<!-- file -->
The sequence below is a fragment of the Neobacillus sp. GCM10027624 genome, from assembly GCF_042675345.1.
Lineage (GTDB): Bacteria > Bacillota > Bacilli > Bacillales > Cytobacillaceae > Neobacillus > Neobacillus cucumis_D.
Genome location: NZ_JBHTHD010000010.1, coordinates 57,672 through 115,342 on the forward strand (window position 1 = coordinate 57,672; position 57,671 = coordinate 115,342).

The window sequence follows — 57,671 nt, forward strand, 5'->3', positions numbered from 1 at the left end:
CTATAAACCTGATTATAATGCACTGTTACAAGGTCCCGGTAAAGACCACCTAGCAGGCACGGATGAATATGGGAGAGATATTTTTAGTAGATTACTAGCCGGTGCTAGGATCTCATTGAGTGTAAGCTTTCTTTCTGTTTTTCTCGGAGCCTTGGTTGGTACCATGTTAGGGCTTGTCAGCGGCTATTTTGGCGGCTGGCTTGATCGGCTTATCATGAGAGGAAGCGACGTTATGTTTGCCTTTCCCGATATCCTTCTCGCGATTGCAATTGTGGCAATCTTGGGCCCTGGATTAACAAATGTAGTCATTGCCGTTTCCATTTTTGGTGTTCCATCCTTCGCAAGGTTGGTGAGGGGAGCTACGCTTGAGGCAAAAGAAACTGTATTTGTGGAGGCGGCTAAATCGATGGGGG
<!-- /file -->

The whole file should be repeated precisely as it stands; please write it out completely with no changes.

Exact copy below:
The sequence below is a fragment of the Neobacillus sp. GCM10027624 genome, from assembly GCF_042675345.1.
Lineage (GTDB): Bacteria > Bacillota > Bacilli > Bacillales > Cytobacillaceae > Neobacillus > Neobacillus cucumis_D.
Genome location: NZ_JBHTHD010000010.1, coordinates 57,672 through 115,342 on the forward strand (window position 1 = coordinate 57,672; position 57,671 = coordinate 115,342).

The window sequence follows — 57,671 nt, forward strand, 5'->3', positions numbered from 1 at the left end:
CTATAAACCTGATTATAATGCACTGTTACAAGGTCCCGGTAAAGACCACCTAGCAGGCACGGATGAATATGGGAGAGATATTTTTAGTAGATTACTAGCCGGTGCTAGGATCTCATTGAGTGTAAGCTTTCTTTCTGTTTTTCTCGGAGCCTTGGTTGGTACCATGTTAGGGCTTGTCAGCGGCTATTTTGGCGGCTGGCTTGATCGGCTTATCATGAGAGGAAGCGACGTTATGTTTGCCTTTCCCGATATCCTTCTCGCGATTGCAATTGTGGCAATCTTGGGCCCTGGATTAACAAATGTAGTCATTGCCGTTTCCATTTTTGGTGTTCCATCCTTCGCAAGGTTGGTGAGGGGAGCTACGCTTGAGGCAAAAGAAACTGTATTTGTGGAGGCGGCTAAATCGATGGGGG